The Band That Almost Wasn't
The Full Story
Unlike most bands, The Eastwood Project happened by mistake. In late November of 2014, founding member Pete Kremer’s wife came home from work and casually told him “Oh, by the way, you’re playing at 'Christmas in The Park' downtown next week." Having not played publicly with, or without a band for over a year, Pete decided to call some friends for help. He contacted guitarist Doug Tisdale, percussionist Alex Nobles, bassist Ian Hanavan, and multi-instrumentalist Larry Smith. To Pete’s surprise, they all agreed to lend their talents and do the gig. However, the main stumbling block was that there was only time to get in one rehearsal. The fact that Ian, Alex and Doug had never met before didn’t prove to be a problem and off they went into what would become Eastwood Studio to put their own spin on "Jingle Bells" and "Rudolph the Red Nosed Reindeer" etc.
During the rehearsal, Larry pulled Pete aside and said, “I’m not sure what it is, but I’m hearing something really cool here". So Pete relayed that to the other three and all agreed to get together and see where it went. However, Pete didn’t want to simply put together another cover band and play in bars. Armed with a few dozen original songs that he had penned, he explained his vision of being a recording band and all emphatically agreed. The line up was set, the songs were selected, but now they needed a name. It would be Alex who suggested, “Well, it was Pete who brought us all together, and something like this only happens once in a blue moon, so I suggest, "Pete Kremer & The Blue Moon Band".” And that name and line up stuck... for a while, anyway.
After recording their first album, Wrong Side of The Law, Alex wanted get out from behind the drum kit and form his own band, "The Noblemen". Ian, who was filling in with several other local performing acts, took the position of full time bass player for "The Chris Squier Band", which left Pete and Doug on their own.
They recorded half of the tracks for their next album, Poets and Minstrels, with just the two of them and some studio effects. However, they both agreed that they needed more.
They advertised online that they were interested in finding a keyboard player. Pete’s cousin, Chris Drechsel, saw the ad and called him and said, “Pete, you want Dave Stevens.” Pete asked if he could audition or find some recordings of something he had done, but Chris replied, “Trust me, Dave is who you want”. Pete contacted Dave and asked if he was interested, explaining that they were a recording band who only did originals, and Dave said, “I’d rather create than copy”. And that sealed the deal. Dave fit right in, seamlessly. It was at that time that the name was changed to The Eastwood Project. Aside from Dave being a classically trained pianist, who filled in the bass parts on his electric organ, he was also an amazing drummer. The three finished recording Poets and Minstrels and went on to record Psychedelic Still Frames.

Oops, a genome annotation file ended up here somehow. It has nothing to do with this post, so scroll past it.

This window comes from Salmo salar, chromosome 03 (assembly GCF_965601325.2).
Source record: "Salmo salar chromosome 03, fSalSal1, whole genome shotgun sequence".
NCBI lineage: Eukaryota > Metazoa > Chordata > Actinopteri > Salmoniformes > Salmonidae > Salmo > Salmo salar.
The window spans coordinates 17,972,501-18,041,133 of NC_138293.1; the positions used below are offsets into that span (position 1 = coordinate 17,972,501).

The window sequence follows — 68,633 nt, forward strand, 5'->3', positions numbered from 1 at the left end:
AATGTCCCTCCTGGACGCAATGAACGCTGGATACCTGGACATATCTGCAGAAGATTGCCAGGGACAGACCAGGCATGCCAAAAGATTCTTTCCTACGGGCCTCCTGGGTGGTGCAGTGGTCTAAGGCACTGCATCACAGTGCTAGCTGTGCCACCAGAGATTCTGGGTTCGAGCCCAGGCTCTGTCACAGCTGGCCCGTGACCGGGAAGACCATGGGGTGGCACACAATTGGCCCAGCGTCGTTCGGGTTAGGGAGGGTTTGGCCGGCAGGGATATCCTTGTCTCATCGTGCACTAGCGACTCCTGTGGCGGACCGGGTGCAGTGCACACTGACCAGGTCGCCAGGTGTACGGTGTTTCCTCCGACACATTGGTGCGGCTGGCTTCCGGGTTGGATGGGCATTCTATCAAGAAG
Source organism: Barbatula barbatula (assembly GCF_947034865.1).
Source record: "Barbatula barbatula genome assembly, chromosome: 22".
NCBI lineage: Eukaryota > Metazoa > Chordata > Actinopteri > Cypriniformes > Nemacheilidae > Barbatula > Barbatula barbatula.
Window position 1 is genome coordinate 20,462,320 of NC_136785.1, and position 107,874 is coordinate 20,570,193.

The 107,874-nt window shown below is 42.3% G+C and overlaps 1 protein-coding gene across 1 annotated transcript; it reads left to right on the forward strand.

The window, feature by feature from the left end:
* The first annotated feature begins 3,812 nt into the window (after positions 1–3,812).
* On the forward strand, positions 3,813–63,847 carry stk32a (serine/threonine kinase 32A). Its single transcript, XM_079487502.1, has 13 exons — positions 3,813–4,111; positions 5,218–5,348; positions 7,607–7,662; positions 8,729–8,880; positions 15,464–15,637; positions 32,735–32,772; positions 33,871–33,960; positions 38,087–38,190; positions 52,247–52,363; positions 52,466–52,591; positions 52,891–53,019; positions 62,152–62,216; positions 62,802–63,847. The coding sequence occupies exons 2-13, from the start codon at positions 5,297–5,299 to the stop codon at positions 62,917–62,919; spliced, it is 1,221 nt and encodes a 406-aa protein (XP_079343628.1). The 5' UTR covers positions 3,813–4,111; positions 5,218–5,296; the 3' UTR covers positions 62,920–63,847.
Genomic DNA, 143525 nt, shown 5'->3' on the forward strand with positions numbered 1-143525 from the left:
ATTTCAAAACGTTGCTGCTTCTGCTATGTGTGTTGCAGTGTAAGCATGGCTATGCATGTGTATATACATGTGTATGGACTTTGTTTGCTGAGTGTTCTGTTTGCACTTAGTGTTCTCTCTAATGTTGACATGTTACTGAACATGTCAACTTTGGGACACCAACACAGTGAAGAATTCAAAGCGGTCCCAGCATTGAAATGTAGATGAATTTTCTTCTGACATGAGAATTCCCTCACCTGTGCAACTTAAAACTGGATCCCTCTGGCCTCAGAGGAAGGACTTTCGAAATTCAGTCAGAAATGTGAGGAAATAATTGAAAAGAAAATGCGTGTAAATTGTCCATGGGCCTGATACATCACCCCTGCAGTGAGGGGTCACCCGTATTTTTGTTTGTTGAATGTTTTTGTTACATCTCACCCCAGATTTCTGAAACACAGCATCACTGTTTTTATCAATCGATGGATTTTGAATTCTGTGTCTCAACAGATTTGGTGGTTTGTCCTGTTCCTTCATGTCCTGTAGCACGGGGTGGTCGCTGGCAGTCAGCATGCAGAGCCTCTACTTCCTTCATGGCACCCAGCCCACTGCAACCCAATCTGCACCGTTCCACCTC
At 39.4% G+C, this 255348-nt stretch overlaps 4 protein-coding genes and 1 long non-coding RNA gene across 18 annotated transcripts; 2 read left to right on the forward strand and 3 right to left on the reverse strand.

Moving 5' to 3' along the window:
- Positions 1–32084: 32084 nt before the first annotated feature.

During the recording of the next album, Hide The Evidence, long time friend and 50 year WNY performing veteran, Gary Poncho (Dakota Jacobs), joined the group to add his bass playing expertise and brought in a few songs of his own. At one of the sessions, Gary said that he had told his friend and fellow 50 year WNY performing veteran, Brian Brothman, the he had joined up with a band that only did originals. Brian expressed interest in playing drums for the band and that rounded out the current line up of The Eastwood Project. They went on to record the next two albums, Right On Red and Empty Bar Stools. For the first time, rather than having all the songs written by Pete, these two albums included songs that were also written by Doug, Dave and Gary.
Honorable mention should be given to Doug Tisdale. With no training at all, he taught himself (and perfected) the art of recording, engineering and mastering for the band. He passed those skills onto Chris Drechsel, who also runs the sound for live performances. Alex Nobles and Larry Smith also come back occasionally to add their talents on songs where mandolin, accordion, harmonica and harmonies are needed.